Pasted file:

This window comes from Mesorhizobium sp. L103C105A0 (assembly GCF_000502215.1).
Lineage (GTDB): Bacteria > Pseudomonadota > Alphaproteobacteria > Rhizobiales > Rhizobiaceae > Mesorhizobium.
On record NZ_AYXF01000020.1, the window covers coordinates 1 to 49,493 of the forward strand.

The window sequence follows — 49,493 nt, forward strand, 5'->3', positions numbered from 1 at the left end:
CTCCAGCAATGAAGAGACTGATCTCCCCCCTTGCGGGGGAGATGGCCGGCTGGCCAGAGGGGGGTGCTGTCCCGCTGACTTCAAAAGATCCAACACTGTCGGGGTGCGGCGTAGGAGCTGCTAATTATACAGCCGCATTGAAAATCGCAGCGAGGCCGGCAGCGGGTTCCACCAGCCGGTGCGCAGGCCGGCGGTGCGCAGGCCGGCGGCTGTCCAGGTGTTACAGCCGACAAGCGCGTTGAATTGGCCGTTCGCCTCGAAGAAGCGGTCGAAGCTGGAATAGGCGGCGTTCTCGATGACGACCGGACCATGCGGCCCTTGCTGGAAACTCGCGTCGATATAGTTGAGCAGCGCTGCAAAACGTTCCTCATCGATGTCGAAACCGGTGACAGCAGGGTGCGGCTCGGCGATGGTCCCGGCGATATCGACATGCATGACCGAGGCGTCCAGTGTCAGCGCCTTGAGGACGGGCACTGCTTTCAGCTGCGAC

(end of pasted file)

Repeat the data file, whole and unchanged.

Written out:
This window comes from Mesorhizobium sp. L103C105A0 (assembly GCF_000502215.1).
Lineage (GTDB): Bacteria > Pseudomonadota > Alphaproteobacteria > Rhizobiales > Rhizobiaceae > Mesorhizobium.
On record NZ_AYXF01000020.1, the window covers coordinates 1 to 49,493 of the forward strand.

The window sequence follows — 49,493 nt, forward strand, 5'->3', positions numbered from 1 at the left end:
CTCCAGCAATGAAGAGACTGATCTCCCCCCTTGCGGGGGAGATGGCCGGCTGGCCAGAGGGGGGTGCTGTCCCGCTGACTTCAAAAGATCCAACACTGTCGGGGTGCGGCGTAGGAGCTGCTAATTATACAGCCGCATTGAAAATCGCAGCGAGGCCGGCAGCGGGTTCCACCAGCCGGTGCGCAGGCCGGCGGTGCGCAGGCCGGCGGCTGTCCAGGTGTTACAGCCGACAAGCGCGTTGAATTGGCCGTTCGCCTCGAAGAAGCGGTCGAAGCTGGAATAGGCGGCGTTCTCGATGACGACCGGACCATGCGGCCCTTGCTGGAAACTCGCGTCGATATAGTTGAGCAGCGCTGCAAAACGTTCCTCATCGATGTCGAAACCGGTGACAGCAGGGTGCGGCTCGGCGATGGTCCCGGCGATATCGACATGCATGACCGAGGCGTCCAGTGTCAGCGCCTTGAGGACGGGCACTGCTTTCAGCTGCGAC